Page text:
Feb 10, 2014, 4:02 PM EDT
Let’s be clear about something: Major League Soccer managers have a lot on their plate. Most are just renting the office space, as we know; managers are hired to be fired, as they say.
So an MLS manager’s obligation more or less starts and finishes with winning games. Nowhere in his job description is assisting players with World Cup roster pursuit.
Obviously, if it works out that way, it’s a good thing to do. This is the province of the “players’ coach,” the manager that makes choices and runs day-t0-day operations in a way that enhances his or her relationships with players.
But there is a only small window of opportunity, where those aims may cross over.
In Columbus, manager Gregg Berhalter (pictured) has said Michael Parkhurst is a center back, but that he may deploy the returning MLS man at right back if it helps Parkhurst remove himself from the bubble. It’s a swell gesture, and maybe it’ll work out.
But Berhalter is a first-year MLS manager, for a new owner who has tremendous ambition, no less. That means real pressure to win. The guess here: a loss or two early around Crew Stadium and Berhalter will zero in quickly on the reality of the situation: he needs his best players in the positions where they best help the Columbus Crew. And there is absolutely nothing wrong with that.
Brad Evans, the starting U.S. right back at the moment, will play in midfield for Seattle. That’s a little different situation since DeAndre Yedlin is the incumbent (and quite promising) right back around CenturyLink. There’s not much to be decided with that one.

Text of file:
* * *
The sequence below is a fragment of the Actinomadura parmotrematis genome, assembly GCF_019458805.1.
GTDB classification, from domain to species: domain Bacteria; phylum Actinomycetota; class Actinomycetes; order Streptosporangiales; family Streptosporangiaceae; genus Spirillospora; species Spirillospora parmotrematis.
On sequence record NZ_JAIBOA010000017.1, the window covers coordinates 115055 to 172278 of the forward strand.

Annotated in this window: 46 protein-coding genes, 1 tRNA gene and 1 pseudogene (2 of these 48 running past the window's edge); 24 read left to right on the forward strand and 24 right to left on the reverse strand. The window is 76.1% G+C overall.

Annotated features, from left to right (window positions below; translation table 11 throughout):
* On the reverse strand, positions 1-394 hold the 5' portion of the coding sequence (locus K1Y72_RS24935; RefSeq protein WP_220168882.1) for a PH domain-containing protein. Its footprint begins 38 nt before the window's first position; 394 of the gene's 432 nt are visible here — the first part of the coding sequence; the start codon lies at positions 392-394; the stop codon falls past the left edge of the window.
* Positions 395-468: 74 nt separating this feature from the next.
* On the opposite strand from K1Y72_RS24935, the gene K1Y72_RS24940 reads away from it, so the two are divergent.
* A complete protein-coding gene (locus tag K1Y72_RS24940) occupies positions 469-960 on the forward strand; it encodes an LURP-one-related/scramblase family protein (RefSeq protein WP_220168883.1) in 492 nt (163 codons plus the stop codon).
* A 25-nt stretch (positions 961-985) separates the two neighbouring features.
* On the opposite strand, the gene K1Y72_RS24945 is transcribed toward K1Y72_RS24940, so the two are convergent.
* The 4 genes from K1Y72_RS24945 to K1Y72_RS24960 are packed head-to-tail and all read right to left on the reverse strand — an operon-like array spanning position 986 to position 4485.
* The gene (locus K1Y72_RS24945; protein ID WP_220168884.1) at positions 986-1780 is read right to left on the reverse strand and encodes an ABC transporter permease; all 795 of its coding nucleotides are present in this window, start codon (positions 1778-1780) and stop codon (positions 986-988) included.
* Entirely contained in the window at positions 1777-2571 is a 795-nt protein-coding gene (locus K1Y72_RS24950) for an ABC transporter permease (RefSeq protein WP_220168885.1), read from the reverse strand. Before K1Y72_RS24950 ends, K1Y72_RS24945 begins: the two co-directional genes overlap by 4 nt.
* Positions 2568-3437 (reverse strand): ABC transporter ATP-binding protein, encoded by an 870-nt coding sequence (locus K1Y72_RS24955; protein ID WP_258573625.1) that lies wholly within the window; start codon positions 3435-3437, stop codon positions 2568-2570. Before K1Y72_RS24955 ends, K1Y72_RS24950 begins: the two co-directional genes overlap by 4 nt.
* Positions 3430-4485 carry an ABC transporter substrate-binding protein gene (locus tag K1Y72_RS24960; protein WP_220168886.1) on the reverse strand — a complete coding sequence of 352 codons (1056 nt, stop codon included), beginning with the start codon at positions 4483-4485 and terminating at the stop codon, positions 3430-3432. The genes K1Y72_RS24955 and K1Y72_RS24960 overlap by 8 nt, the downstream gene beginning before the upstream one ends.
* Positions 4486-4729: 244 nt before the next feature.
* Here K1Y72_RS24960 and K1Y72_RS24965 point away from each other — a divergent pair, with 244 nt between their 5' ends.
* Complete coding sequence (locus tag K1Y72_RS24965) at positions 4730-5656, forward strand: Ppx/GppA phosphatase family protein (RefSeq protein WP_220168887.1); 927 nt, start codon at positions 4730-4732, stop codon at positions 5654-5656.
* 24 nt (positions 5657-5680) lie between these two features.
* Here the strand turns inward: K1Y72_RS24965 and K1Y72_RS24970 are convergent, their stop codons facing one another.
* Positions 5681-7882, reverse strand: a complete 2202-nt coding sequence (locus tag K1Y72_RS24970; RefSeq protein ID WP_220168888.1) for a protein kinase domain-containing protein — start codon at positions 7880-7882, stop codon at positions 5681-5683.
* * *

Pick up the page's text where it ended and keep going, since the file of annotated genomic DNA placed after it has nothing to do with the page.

Clint Dempsey is likely to line up with similar responsibilities for club as for country. But if Seattle manager Sigi Schmid has something else in mind, he shouldn’t worry about what’s best for the national team. This year is surely make or break for Schmid, and he knows it. He doesn’t have the luxury of accommodating national team best-case scenarios.
Looks like Michael Bradley will play further back in the midfield alignment for Toronto FC than he does for the national team. Fair enough on that one, too; the team paid handsomely for its new captain, so coach Ryan Nelsen has every right to slot in Bradley where he darn well sees fit.
There’s one more U.S. international whose positioning on the field will be an issue … we’ll get into that one in the next post.
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